CEFS, CIBE and EFFAT understand that in the context of the ongoing trade negotiations the European Commission has offered the Mercosur countries an annual tariff-rate quota of 100,000 tonnes of sugar at 98 EUR/tonne duty. This is a substantial quantity that is higher than the annual output of some factories.
The Commission has so far rightly resisted pressure to reduce the in-quota duty to below 98 EUR/tonne. The 98 EUR/tonne duty, as currently applied to the Brazilian WTO (or ‘CXL’) tariff rate quota, is essential to prevent damage to the sector in the ongoing discussions, for the following reasons:
- The 98 EUR/tonne duty levels the playing field somewhat between the EU and Brazil. The Brazilian sugar-ethanol industry benefits from a range of government support measures that allow them to sell at below cost prices. From 2020 the sector will receive a further financial incentive to increase production, with the entry into operation of RenovaBio – its credit-based biofuels promotion programme, which the Brazilian government expects to incentivise the construction of 20 new sugar-ethanol mills. Further, the Brazilian sector is subject to less stringent social and environmental standards – and therefore lower costs – than EU producers and growers.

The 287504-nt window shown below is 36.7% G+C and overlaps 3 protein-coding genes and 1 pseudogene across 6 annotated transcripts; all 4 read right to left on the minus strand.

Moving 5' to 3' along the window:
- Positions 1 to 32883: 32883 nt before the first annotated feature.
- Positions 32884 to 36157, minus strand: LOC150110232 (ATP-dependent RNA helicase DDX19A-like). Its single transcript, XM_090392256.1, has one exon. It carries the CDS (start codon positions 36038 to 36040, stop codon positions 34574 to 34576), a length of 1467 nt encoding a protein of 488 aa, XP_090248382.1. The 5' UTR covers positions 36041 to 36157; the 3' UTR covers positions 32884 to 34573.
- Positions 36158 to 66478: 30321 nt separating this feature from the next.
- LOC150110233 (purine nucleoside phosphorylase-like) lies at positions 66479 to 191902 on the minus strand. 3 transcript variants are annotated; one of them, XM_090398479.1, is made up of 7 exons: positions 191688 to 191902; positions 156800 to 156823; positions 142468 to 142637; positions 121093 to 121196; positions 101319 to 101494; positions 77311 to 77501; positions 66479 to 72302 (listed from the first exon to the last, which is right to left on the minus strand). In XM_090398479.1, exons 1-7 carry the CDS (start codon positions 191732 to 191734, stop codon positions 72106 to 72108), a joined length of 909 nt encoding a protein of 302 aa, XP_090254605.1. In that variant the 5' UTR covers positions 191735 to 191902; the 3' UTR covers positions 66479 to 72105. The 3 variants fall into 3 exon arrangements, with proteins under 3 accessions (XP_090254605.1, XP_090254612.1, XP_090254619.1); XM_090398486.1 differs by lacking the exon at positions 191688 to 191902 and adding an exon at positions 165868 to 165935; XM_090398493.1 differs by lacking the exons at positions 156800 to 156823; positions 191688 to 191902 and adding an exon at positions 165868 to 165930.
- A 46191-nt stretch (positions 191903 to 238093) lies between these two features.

- The 98 EUR/tonne offers some buffer against the erratic movement of the Brazilian Real (BRL) against the Euro. The former bottomed at 4.7 BRL/EUR in September 2015, having dropped from a high of 2.6 BRL/EUR in March 2013. It currently stands at around 4 BRL/EUR, and is still falling in value. The continued weakness of the Real against the Euro supports the competitiveness of Brazil’s exports, allowing them to undercut European sugar producers.
- Further duty-free market opening would depress EU sugar prices below even their current depressed levels. At this time, the EU average white sugar price is at its lowest level since the establishment of the European Commission Price Reporting System almost twelve years ago. It is below the EU industry’s average production costs, and therefore not sustainable. But the Commission expects these conditions to persist until at least 2030. The reluctance of the Commission to divide the EU’s bilateral tariff-rate quotas between the UK and the EU-27 raises the risk of more duty-free sugar available on the EU market.
We urge the European Commission and Member States to stand firm in support of the 98 EUR/tonne duty.